A Historical Society That is its Own Museum 

The Georgetown Historical Society is an all-volunteer organization that quite literally maintains its own village. 

The museum has an extensive, unique collection of memorabilia and antiques that reflect Georgetown’s growth and culture since its establishment in the mid seventeenth century. Georgetown became the county seat of Sussex by decree of Delaware’s governor in 1791 to establish a central location. 

The museum takes visitors on a fascinating tour of the village, located on South Bedford Street (State Road 431). The buildings, which have all been gifted to the historical society are a reminder of Georgetown’s rural, agricultural roots, as well as its growth when it became an important railroad depot. 

All of the gifted buildings have been moved from other locations such as local farms or businesses, then meticulously restored by society members and other volunteers. There are two barns, including the Barrel Barn, a popular wedding venue. Also on the property is The Lynch Building, often rented for meetings and dinners, are two Pennsylvania Railroad Stations from Selbysville and Frankford. The Service Station complete with Gas Pump was restored in 2001.  

There is a renovated blacksmith shop originally from nearby Harbeson. There’s also a renovated old service station complete with its gas pump that was restored in 2001 and evokes our childhood memories, as does the classic dairy delivery truck nearby.  

But the highlights of the historical society’s “village” are its three unique museums. The Delaware Telephone Museum presents a delightful throwback to our present modes of communication, such as cell phones, laptops and emails and texting.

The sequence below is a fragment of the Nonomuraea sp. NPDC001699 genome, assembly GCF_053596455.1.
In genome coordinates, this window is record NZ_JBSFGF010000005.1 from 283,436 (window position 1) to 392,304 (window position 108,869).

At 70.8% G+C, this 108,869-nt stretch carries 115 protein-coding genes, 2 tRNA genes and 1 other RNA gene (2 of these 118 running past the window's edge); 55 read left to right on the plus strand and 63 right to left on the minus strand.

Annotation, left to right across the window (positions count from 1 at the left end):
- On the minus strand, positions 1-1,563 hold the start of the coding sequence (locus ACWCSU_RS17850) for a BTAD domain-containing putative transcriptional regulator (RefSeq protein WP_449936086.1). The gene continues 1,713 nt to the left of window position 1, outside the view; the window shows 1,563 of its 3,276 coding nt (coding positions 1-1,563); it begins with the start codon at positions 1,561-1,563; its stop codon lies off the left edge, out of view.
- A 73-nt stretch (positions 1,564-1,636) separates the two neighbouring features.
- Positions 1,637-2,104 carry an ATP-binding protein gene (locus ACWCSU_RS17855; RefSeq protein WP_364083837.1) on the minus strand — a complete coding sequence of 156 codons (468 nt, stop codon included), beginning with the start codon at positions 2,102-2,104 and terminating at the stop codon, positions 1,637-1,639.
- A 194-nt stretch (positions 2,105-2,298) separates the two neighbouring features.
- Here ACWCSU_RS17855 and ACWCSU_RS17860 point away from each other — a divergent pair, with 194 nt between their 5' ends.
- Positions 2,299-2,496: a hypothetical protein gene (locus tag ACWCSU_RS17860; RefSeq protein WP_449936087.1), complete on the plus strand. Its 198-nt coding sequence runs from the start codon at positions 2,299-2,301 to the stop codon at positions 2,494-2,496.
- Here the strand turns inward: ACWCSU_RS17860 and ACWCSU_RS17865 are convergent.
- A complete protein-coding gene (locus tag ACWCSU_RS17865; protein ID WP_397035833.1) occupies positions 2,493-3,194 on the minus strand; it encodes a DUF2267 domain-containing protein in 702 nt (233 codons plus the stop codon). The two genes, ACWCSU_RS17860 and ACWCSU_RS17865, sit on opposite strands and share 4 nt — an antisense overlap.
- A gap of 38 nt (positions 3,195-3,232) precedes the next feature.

The Sanger Western Auto Museum replica and memorabilia were donated by Mr. Sanger, who once was synonymous with auto dealerships throughout lower Delaware – before “big box” dealerships came along. 

Finally, there is a fan favorite: the Jim Boyer Model Train Museum. Mr. Boyer was legendary in Georgetown for setting up an enormous vintage train display every holiday season, then opening up his home to the public to enjoy. As the historical society president Jim Bowden explains it, everyone knew he had a large collection, but no one imagined it was so massive – so much so that the society had to add to their existing space in order to accommodate the largess of his display, as well as his collection. He estimates there are 277 engines, and 1,700 rail cars, many of which are still in their original boxes. They now line an entire wall in the museum. 

An added bonus to visiting the Georgetown Historical Society and its museums is that admission is free, and docents are happy to guide a tour.  

The museums are open every day except Sunday, and hours can vary since it is entirely run by volunteers. Visit their website or call (302) 855-9660. Tours of the historic courthouse are also available. 

By Bridget Fitzpatrick, Resident Journalist

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